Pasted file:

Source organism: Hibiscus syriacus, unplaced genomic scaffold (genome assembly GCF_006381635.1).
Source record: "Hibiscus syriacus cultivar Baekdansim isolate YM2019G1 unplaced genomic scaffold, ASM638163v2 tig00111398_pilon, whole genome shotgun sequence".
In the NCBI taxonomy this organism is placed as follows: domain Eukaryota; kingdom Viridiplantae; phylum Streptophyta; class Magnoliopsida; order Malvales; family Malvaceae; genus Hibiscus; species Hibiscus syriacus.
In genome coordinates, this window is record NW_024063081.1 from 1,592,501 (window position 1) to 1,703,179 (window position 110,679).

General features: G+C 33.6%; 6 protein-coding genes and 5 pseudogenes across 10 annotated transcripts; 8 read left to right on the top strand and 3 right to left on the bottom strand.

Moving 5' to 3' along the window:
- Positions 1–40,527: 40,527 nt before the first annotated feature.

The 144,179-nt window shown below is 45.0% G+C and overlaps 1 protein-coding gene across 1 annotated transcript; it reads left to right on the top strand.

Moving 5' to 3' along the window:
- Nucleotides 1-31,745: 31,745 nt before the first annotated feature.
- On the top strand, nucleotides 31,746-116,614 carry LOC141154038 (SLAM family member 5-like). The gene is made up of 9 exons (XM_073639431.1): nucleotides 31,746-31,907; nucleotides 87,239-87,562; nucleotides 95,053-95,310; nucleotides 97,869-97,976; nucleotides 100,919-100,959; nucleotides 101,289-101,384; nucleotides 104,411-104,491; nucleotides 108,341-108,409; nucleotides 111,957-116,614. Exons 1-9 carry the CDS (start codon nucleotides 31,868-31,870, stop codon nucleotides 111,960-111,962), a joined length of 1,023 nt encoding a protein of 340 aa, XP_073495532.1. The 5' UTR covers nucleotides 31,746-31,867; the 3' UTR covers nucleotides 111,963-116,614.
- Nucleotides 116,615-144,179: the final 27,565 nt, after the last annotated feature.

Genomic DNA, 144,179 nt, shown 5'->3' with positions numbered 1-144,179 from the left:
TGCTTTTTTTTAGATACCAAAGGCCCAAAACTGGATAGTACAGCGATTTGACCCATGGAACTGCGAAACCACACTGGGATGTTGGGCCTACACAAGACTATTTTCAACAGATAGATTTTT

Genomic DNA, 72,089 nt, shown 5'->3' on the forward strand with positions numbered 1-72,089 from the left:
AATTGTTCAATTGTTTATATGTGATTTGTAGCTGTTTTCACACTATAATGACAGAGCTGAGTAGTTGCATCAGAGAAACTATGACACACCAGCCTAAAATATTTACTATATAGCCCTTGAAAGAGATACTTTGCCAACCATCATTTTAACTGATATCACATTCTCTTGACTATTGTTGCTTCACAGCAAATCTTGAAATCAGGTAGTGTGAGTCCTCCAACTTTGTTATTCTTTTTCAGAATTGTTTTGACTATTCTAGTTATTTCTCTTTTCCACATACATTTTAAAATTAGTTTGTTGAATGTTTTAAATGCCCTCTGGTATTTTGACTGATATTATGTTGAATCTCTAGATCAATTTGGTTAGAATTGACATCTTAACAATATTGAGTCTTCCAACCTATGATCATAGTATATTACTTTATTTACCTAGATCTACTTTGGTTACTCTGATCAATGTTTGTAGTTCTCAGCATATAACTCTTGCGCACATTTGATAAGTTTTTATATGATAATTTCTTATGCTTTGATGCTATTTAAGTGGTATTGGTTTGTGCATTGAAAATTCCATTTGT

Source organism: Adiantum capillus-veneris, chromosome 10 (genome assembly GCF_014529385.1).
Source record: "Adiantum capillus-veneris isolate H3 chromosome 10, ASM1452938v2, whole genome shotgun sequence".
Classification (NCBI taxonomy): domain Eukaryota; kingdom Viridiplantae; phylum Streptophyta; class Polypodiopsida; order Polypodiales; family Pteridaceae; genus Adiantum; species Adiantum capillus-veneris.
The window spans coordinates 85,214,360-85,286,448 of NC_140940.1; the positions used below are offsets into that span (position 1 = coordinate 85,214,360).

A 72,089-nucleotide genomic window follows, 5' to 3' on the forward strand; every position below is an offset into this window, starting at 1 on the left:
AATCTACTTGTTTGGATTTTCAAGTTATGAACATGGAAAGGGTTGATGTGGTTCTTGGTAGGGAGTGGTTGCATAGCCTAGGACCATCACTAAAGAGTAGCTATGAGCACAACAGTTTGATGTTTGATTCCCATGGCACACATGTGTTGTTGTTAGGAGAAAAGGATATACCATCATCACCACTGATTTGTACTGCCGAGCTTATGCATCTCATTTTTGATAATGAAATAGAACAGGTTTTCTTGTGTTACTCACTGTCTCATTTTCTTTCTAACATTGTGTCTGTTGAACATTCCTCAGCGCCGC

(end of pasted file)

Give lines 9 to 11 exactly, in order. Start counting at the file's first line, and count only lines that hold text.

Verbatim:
Moving 5' to 3' along the window:
- Nucleotides 1-31,745: 31,745 nt before the first annotated feature.
- On the top strand, nucleotides 31,746-116,614 carry LOC141154038 (SLAM family member 5-like). The gene is made up of 9 exons (XM_073639431.1): nucleotides 31,746-31,907; nucleotides 87,239-87,562; nucleotides 95,053-95,310; nucleotides 97,869-97,976; nucleotides 100,919-100,959; nucleotides 101,289-101,384; nucleotides 104,411-104,491; nucleotides 108,341-108,409; nucleotides 111,957-116,614. Exons 1-9 carry the CDS (start codon nucleotides 31,868-31,870, stop codon nucleotides 111,960-111,962), a joined length of 1,023 nt encoding a protein of 340 aa, XP_073495532.1. The 5' UTR covers nucleotides 31,746-31,867; the 3' UTR covers nucleotides 111,963-116,614.